Where is the best spot to place the monitor?|
Historically, we have always projected our test images onto the end of the exam room wall. Sometimes this has been done with use use of several front surface reflecting mirrors. As such, we tend to think that the monitor should be hung on the wall. On closer analysis there are two main reasons that the monitor should NOT be at the end of the room but rather placed near the instrument stand so it can be turned in front of the patient for:
a) Near and intermediate vision and binocularity testing.
b) Patient education on vision and eye disease (EyeCyclopedia).
c) Patient education on your office website (such as how to order contacts on
your office website).
Additionally, with the monitor on or near the instrument stand, it can easily be turned around to face the wall and viewed with a simple mirror. The images are reversed so they appear forward. A 12 foot examination room can test as a 20 foot examination room. Take that last eight feet off the length of your room and turn it into a pre-test or special testing room. (See RUSH Instruments: ET-203N, ET-403 or ET-404).
Is the typical flat screen monitor bright enough when facing the mirror?
The typical flat screen monitor has consistent brightness typical of a TV set. We all look at TV's from across the room with room lights on. Therefore, leave the normal bright room lights on during your examination. The monitor does not depend on reflected light like the old classical projection system. The monitor has its own internal illumination. This is of particular help as the doctor trys to read the numbers on the phoropter. With full room illumination, there is no problem seeing the numbers. Additionally, the monitor has crisp digital resolution rather than fuzzy TV resolution. The SimulEyes software is designed in vector graphics, which means that no matter what size the image is, it has absolute sharp borders.
What type of mirror should I use?
A medium quality standard mirror is perfect. Historically, the main reason front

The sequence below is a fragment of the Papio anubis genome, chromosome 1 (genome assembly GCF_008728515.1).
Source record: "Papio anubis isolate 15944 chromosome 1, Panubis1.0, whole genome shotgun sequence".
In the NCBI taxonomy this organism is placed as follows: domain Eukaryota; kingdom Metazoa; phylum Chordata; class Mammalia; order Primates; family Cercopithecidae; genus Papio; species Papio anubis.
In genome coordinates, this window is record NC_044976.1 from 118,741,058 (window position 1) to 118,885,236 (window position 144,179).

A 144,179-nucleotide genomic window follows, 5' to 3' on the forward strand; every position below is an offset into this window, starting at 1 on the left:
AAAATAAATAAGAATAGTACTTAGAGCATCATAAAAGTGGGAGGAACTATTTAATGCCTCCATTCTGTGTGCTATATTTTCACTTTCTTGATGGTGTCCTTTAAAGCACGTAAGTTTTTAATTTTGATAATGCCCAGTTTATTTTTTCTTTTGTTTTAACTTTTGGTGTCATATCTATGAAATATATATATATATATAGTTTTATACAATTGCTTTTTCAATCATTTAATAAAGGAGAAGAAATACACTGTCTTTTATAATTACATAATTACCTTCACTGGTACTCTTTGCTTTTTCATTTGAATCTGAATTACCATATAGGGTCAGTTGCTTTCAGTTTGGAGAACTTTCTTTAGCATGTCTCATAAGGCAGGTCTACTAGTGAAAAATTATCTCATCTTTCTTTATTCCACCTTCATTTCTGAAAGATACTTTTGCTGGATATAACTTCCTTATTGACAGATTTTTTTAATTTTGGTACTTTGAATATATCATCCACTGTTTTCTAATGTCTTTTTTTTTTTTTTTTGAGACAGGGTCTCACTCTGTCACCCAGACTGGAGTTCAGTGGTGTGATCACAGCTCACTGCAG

surface mirrors are used, is that between the angle of the projector and the
multiple reflections back and forth, a ghost image can be viewed by the patient.
Here, a front surface mirror is not needed because the patient is looking straight
into the mirror. The angle of the reflective effect of the glass compared to the
mirrored surface on the back of the glass is very small. However, when
purchasing a mirror, look for distortion free glass. When testing the mirror, hold
it 10 to 15 feet away and view yourself in it. Move back and forth to select a
mirror with the least distortion. If you purchase a RUSH ET-549, a quality mirror
is included. The mirror has hinges which makes it easily adjustable.
What size should the monitor be?
The length of the room is the deciding factor. As a rule of thumb, a 15" monitor works well for a 10 to 13 foot long room. A 17" monitor is best for 13 to 15 foot long rooms. A 19" monitor is best for 16 to 20 foot long rooms. The reason a larger monitor works best when the mirrored wall is further away is that the reflected image must be adjusted to meet the required snellin standards. As the image is adjusted, the image becomes larger as the distance increases.
What is the ideal room length?
If you are designing new examination rooms, a 12 foot room is ideal. Longer really does not accomplish anything useful. If your rooms are longer, our system still works OK, but there is no advantage. If you have 20 foot exam rooms, take 6 feet off of the room and make it into a storage room or add it to another room for some other purpose such as a pre-test room (see the benefits of the RUSH ET-203, rotary pre-test instrument stand).
Does SimulEyes come with a remote keypad?
Yes, however because SimulEyes has such a large number of images available, a hand held keypad is limiting. Keys are available on our wireless and the infrared keypad for some of the main images. What we have found is that after a period of time, most doctors discover that a regular keyboard is much more versatile than a keypad. If you purchase a wireless keyboard, such as those made by LOGITECH, the flexability and options are so much greater that you will soon discard the keypad.